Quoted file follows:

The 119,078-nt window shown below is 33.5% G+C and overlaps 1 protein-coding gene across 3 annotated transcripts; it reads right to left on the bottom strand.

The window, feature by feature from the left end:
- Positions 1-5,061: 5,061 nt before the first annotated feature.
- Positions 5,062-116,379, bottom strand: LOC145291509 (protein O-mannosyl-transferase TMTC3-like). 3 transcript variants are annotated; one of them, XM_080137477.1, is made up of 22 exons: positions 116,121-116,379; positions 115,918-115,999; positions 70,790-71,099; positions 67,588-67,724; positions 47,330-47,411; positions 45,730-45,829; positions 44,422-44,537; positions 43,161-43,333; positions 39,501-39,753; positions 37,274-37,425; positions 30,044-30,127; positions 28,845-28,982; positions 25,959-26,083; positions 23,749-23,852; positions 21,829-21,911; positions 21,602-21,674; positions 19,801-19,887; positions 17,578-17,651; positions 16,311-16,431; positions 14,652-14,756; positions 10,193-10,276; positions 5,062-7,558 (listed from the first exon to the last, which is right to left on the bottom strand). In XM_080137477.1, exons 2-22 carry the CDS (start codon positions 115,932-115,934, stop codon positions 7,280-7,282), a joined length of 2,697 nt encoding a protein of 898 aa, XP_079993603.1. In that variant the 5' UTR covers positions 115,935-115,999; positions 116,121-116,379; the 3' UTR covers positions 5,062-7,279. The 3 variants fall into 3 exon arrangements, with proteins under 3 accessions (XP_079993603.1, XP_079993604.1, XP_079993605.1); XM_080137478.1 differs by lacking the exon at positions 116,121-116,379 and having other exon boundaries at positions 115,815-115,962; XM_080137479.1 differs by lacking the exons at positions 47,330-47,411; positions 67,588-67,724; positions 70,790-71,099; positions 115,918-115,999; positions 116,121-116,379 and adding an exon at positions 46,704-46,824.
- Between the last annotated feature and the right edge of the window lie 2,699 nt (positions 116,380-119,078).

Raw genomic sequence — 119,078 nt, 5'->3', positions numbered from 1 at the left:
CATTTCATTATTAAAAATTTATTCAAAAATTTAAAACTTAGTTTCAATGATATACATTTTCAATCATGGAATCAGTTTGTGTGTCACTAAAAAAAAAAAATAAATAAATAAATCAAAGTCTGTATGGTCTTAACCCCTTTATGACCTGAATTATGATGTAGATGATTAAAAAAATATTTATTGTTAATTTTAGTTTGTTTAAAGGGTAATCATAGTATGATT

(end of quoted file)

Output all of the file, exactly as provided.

The 119,078-nt window shown below is 33.5% G+C and overlaps 1 protein-coding gene across 3 annotated transcripts; it reads right to left on the bottom strand.

The window, feature by feature from the left end:
- Positions 1-5,061: 5,061 nt before the first annotated feature.
- Positions 5,062-116,379, bottom strand: LOC145291509 (protein O-mannosyl-transferase TMTC3-like). 3 transcript variants are annotated; one of them, XM_080137477.1, is made up of 22 exons: positions 116,121-116,379; positions 115,918-115,999; positions 70,790-71,099; positions 67,588-67,724; positions 47,330-47,411; positions 45,730-45,829; positions 44,422-44,537; positions 43,161-43,333; positions 39,501-39,753; positions 37,274-37,425; positions 30,044-30,127; positions 28,845-28,982; positions 25,959-26,083; positions 23,749-23,852; positions 21,829-21,911; positions 21,602-21,674; positions 19,801-19,887; positions 17,578-17,651; positions 16,311-16,431; positions 14,652-14,756; positions 10,193-10,276; positions 5,062-7,558 (listed from the first exon to the last, which is right to left on the bottom strand). In XM_080137477.1, exons 2-22 carry the CDS (start codon positions 115,932-115,934, stop codon positions 7,280-7,282), a joined length of 2,697 nt encoding a protein of 898 aa, XP_079993603.1. In that variant the 5' UTR covers positions 115,935-115,999; positions 116,121-116,379; the 3' UTR covers positions 5,062-7,279. The 3 variants fall into 3 exon arrangements, with proteins under 3 accessions (XP_079993603.1, XP_079993604.1, XP_079993605.1); XM_080137478.1 differs by lacking the exon at positions 116,121-116,379 and having other exon boundaries at positions 115,815-115,962; XM_080137479.1 differs by lacking the exons at positions 47,330-47,411; positions 67,588-67,724; positions 70,790-71,099; positions 115,918-115,999; positions 116,121-116,379 and adding an exon at positions 46,704-46,824.
- Between the last annotated feature and the right edge of the window lie 2,699 nt (positions 116,380-119,078).

Raw genomic sequence — 119,078 nt, 5'->3', positions numbered from 1 at the left:
CATTTCATTATTAAAAATTTATTCAAAAATTTAAAACTTAGTTTCAATGATATACATTTTCAATCATGGAATCAGTTTGTGTGTCACTAAAAAAAAAAAATAAATAAATAAATCAAAGTCTGTATGGTCTTAACCCCTTTATGACCTGAATTATGATGTAGATGATTAAAAAAATATTTATTGTTAATTTTAGTTTGTTTAAAGGGTAATCATAGTATGATT